August 11, 2008
What were the biggest (or most blogworthy) sentencing stories while I was away?
Though I was only on-line a few times while away, thanks to terrific guest bloggers I was able to keep up with major sentencing developments by reading my own blog. The story that was most dynamic and dramatic during my time away was the debate (and legal appeals) concerning Texas's (ultimately successful) efforts to execute Jose Medellin (basics here and here). But the story I find most interesting is the surprising decision by a military commission to sentence Salim Hamdan, the Yemeni national who was Osama Bin Laden’s driver, to only 66 months following his conviction on charges of providing support to terrorism.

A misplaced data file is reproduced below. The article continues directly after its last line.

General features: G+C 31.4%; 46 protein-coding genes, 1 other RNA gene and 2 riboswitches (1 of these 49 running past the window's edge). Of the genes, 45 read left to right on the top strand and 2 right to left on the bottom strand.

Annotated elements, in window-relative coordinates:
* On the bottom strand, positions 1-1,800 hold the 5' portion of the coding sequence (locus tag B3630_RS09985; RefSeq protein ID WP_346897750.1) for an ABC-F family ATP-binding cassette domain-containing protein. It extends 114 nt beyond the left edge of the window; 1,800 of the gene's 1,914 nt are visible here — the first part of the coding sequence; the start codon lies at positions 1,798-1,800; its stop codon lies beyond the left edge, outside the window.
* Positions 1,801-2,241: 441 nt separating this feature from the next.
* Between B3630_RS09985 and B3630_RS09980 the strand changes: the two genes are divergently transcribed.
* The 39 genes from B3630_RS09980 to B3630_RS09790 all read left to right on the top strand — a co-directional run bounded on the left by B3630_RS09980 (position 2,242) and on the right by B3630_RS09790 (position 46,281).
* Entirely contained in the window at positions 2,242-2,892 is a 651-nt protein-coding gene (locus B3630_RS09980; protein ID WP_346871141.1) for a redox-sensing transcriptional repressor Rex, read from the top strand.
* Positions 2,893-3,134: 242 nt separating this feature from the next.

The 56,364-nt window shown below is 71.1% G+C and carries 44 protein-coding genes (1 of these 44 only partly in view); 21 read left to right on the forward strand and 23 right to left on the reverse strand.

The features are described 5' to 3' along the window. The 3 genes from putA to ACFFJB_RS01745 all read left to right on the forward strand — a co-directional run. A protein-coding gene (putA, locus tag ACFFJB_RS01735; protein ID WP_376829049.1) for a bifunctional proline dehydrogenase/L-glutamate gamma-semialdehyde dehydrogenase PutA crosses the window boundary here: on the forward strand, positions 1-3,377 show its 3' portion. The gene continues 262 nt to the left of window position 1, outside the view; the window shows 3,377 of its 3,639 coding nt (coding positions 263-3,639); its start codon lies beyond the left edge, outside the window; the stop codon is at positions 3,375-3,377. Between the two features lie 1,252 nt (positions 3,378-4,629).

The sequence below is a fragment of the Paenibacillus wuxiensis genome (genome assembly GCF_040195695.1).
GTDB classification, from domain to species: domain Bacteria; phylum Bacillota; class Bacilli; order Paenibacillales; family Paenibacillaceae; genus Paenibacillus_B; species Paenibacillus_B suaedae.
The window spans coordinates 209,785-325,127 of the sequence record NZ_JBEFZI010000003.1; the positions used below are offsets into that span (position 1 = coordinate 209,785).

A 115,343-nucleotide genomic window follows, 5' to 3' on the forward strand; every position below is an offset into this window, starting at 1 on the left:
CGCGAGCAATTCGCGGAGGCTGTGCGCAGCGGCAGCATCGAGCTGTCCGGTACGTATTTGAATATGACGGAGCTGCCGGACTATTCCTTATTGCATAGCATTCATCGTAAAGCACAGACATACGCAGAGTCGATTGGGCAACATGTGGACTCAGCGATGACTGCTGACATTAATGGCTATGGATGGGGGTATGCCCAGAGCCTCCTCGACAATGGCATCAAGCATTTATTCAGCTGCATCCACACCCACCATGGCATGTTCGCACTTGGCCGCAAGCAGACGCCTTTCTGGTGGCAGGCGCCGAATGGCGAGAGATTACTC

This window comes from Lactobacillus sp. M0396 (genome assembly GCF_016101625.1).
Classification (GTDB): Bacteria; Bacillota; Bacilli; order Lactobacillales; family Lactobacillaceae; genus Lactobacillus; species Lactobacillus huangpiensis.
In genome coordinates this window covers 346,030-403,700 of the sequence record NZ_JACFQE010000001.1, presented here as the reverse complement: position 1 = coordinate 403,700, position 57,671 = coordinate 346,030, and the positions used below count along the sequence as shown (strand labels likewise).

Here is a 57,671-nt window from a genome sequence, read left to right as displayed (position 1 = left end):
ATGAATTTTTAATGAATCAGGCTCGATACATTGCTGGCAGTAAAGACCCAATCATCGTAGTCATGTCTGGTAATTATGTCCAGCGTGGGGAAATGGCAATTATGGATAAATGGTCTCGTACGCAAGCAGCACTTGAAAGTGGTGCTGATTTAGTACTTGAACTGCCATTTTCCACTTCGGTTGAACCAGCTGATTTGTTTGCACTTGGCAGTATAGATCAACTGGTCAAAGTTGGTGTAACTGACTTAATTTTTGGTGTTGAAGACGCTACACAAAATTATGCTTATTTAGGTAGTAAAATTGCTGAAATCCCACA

The fact that Hamdan received such a relatively short sentence — which is years shorter than the average sentence given to crack defendants in federal courts — provides an outcome-specific irony to all the legal and political wrangling over military tribunals. In addition, the fact that Hamdan was sentenced by a jury, rather than by a judge (as per standard military justice procedure), puts an interesting twist on the years of post-Blakely debate concerning Sixth Amendment jury trial rights.
Though the guest-bloggers did a great job covering so many sentencing stories, I am sure some notable sentencing tid-bits have slipped below the radar. Readers are encourage to use the comments or e-mail to spotlight stories from recent weeks that merit more attention.
August 11, 2008 at 12:04 AM | Permalink
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